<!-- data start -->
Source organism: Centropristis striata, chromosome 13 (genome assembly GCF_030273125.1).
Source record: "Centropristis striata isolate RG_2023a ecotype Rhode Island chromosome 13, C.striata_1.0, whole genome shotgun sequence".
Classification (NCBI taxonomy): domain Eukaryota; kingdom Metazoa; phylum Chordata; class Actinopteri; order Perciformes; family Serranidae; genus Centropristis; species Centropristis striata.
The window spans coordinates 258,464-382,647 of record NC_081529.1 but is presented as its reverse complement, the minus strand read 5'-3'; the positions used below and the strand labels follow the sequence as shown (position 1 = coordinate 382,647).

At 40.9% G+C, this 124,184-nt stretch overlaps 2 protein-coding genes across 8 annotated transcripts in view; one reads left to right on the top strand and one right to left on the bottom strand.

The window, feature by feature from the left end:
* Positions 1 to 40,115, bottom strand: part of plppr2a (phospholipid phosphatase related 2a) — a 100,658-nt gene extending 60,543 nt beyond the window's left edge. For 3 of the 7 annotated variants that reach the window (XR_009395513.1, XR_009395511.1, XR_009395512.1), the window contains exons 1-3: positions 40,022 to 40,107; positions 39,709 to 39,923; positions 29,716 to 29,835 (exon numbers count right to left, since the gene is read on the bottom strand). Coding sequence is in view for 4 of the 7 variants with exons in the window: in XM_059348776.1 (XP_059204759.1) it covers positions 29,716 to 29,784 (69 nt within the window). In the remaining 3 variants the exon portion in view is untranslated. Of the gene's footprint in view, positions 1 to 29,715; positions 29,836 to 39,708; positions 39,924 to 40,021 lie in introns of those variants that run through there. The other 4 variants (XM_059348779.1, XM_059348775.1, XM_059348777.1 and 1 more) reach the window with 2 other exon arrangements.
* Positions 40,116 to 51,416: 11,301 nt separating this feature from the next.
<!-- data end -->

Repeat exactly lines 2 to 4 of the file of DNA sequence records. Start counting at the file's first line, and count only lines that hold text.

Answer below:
Source record: "Centropristis striata isolate RG_2023a ecotype Rhode Island chromosome 13, C.striata_1.0, whole genome shotgun sequence".
Classification (NCBI taxonomy): domain Eukaryota; kingdom Metazoa; phylum Chordata; class Actinopteri; order Perciformes; family Serranidae; genus Centropristis; species Centropristis striata.
The window spans coordinates 258,464-382,647 of record NC_081529.1 but is presented as its reverse complement, the minus strand read 5'-3'; the positions used below and the strand labels follow the sequence as shown (position 1 = coordinate 382,647).